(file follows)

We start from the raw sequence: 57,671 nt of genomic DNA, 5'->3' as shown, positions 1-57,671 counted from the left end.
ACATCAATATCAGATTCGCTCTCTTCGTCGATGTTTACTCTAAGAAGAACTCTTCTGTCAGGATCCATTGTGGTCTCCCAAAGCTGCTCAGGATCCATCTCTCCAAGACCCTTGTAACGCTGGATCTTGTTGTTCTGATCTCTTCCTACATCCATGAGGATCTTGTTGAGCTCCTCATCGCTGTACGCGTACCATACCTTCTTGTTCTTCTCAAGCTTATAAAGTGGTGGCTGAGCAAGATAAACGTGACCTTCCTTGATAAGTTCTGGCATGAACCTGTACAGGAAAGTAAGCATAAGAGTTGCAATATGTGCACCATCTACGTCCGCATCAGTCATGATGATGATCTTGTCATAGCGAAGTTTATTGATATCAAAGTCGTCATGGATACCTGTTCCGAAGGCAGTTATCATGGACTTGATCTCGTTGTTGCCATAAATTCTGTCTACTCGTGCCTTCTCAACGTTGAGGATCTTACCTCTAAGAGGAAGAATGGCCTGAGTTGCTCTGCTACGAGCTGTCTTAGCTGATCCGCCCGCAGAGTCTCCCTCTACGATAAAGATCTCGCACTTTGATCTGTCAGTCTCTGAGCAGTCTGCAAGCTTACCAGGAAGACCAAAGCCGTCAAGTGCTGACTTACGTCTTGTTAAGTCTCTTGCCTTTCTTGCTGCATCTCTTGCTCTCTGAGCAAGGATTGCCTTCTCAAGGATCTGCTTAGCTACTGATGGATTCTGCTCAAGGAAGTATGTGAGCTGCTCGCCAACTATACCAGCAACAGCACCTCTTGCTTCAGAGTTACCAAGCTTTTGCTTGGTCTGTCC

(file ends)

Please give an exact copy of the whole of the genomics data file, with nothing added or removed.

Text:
We start from the raw sequence: 57,671 nt of genomic DNA, 5'->3' as shown, positions 1-57,671 counted from the left end.
ACATCAATATCAGATTCGCTCTCTTCGTCGATGTTTACTCTAAGAAGAACTCTTCTGTCAGGATCCATTGTGGTCTCCCAAAGCTGCTCAGGATCCATCTCTCCAAGACCCTTGTAACGCTGGATCTTGTTGTTCTGATCTCTTCCTACATCCATGAGGATCTTGTTGAGCTCCTCATCGCTGTACGCGTACCATACCTTCTTGTTCTTCTCAAGCTTATAAAGTGGTGGCTGAGCAAGATAAACGTGACCTTCCTTGATAAGTTCTGGCATGAACCTGTACAGGAAAGTAAGCATAAGAGTTGCAATATGTGCACCATCTACGTCCGCATCAGTCATGATGATGATCTTGTCATAGCGAAGTTTATTGATATCAAAGTCGTCATGGATACCTGTTCCGAAGGCAGTTATCATGGACTTGATCTCGTTGTTGCCATAAATTCTGTCTACTCGTGCCTTCTCAACGTTGAGGATCTTACCTCTAAGAGGAAGAATGGCCTGAGTTGCTCTGCTACGAGCTGTCTTAGCTGATCCGCCCGCAGAGTCTCCCTCTACGATAAAGATCTCGCACTTTGATCTGTCAGTCTCTGAGCAGTCTGCAAGCTTACCAGGAAGACCAAAGCCGTCAAGTGCTGACTTACGTCTTGTTAAGTCTCTTGCCTTTCTTGCTGCATCTCTTGCTCTCTGAGCAAGGATTGCCTTCTCAAGGATCTGCTTAGCTACTGATGGATTCTGCTCAAGGAAGTATGTGAGCTGCTCGCCAACTATACCAGCAACAGCACCTCTTGCTTCAGAGTTACCAAGCTTTTGCTTGGTCTGTCC